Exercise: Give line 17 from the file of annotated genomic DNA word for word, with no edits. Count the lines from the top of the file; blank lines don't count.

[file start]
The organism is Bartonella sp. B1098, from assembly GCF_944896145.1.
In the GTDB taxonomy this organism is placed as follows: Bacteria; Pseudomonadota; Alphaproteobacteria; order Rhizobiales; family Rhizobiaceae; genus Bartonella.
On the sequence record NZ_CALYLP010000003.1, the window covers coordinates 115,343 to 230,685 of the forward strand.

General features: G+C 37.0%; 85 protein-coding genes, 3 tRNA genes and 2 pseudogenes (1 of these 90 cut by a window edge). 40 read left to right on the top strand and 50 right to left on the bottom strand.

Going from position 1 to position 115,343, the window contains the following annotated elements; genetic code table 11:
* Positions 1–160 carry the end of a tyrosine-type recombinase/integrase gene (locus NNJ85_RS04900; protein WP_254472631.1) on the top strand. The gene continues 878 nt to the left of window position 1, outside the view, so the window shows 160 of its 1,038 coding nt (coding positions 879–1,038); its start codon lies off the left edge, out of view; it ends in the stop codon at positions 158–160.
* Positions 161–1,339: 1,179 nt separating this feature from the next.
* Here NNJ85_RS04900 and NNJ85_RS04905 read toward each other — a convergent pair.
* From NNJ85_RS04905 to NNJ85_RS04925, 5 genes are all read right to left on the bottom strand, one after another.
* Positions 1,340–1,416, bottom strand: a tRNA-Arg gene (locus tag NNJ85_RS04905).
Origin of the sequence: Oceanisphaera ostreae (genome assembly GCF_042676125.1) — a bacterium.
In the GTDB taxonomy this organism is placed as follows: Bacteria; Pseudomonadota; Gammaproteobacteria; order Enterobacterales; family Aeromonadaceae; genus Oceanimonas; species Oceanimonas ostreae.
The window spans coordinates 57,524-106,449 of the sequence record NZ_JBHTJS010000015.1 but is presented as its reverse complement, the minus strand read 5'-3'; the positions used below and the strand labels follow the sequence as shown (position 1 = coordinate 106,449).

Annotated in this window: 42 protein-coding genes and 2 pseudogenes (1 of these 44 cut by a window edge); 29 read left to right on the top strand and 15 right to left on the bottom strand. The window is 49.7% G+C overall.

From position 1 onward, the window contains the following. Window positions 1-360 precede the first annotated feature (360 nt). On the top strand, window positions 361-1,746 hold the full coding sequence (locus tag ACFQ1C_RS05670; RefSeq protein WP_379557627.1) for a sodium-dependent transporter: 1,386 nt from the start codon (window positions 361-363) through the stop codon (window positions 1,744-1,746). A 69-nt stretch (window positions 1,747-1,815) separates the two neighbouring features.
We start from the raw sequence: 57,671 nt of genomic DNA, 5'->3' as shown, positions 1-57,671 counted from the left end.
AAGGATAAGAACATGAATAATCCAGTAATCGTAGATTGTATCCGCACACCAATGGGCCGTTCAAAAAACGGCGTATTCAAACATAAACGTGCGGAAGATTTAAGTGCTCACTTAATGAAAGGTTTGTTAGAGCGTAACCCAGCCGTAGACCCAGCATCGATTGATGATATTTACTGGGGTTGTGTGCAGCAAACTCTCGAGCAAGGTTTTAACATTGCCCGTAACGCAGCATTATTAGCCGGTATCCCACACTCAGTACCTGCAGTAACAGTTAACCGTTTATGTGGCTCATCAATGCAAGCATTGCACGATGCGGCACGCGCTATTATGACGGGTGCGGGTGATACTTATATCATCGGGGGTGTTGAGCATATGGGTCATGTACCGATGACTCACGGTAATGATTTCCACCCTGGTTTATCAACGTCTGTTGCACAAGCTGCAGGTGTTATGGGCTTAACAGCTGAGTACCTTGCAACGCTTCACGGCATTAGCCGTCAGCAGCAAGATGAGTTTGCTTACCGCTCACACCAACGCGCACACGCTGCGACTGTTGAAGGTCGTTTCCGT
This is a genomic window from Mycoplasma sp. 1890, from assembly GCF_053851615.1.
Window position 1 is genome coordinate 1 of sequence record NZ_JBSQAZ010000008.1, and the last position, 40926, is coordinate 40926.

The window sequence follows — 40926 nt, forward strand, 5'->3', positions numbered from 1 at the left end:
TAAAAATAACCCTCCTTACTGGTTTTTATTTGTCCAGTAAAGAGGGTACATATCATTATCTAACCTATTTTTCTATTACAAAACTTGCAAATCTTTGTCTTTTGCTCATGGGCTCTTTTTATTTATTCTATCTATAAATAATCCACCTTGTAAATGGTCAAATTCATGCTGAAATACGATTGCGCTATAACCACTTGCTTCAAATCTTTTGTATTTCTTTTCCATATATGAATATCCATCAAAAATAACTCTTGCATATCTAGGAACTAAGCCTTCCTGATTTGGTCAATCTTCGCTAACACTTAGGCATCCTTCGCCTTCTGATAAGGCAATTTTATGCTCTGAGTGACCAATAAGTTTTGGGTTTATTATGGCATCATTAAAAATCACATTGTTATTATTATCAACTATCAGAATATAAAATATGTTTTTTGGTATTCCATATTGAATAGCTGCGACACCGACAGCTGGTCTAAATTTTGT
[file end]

AAGGATAAGAACATGAATAATCCAGTAATCGTAGATTGTATCCGCACACCAATGGGCCGTTCAAAAAACGGCGTATTCAAACATAAACGTGCGGAAGATTTAAGTGCTCACTTAATGAAAGGTTTGTTAGAGCGTAACCCAGCCGTAGACCCAGCATCGATTGATGATATTTACTGGGGTTGTGTGCAGCAAACTCTCGAGCAAGGTTTTAACATTGCCCGTAACGCAGCATTATTAGCCGGTATCCCACACTCAGTACCTGCAGTAACAGTTAACCGTTTATGTGGCTCATCAATGCAAGCATTGCACGATGCGGCACGCGCTATTATGACGGGTGCGGGTGATACTTATATCATCGGGGGTGTTGAGCATATGGGTCATGTACCGATGACTCACGGTAATGATTTCCACCCTGGTTTATCAACGTCTGTTGCACAAGCTGCAGGTGTTATGGGCTTAACAGCTGAGTACCTTGCAACGCTTCACGGCATTAGCCGTCAGCAGCAAGATGAGTTTGCTTACCGCTCACACCAACGCGCACACGCTGCGACTGTTGAAGGTCGTTTCCGT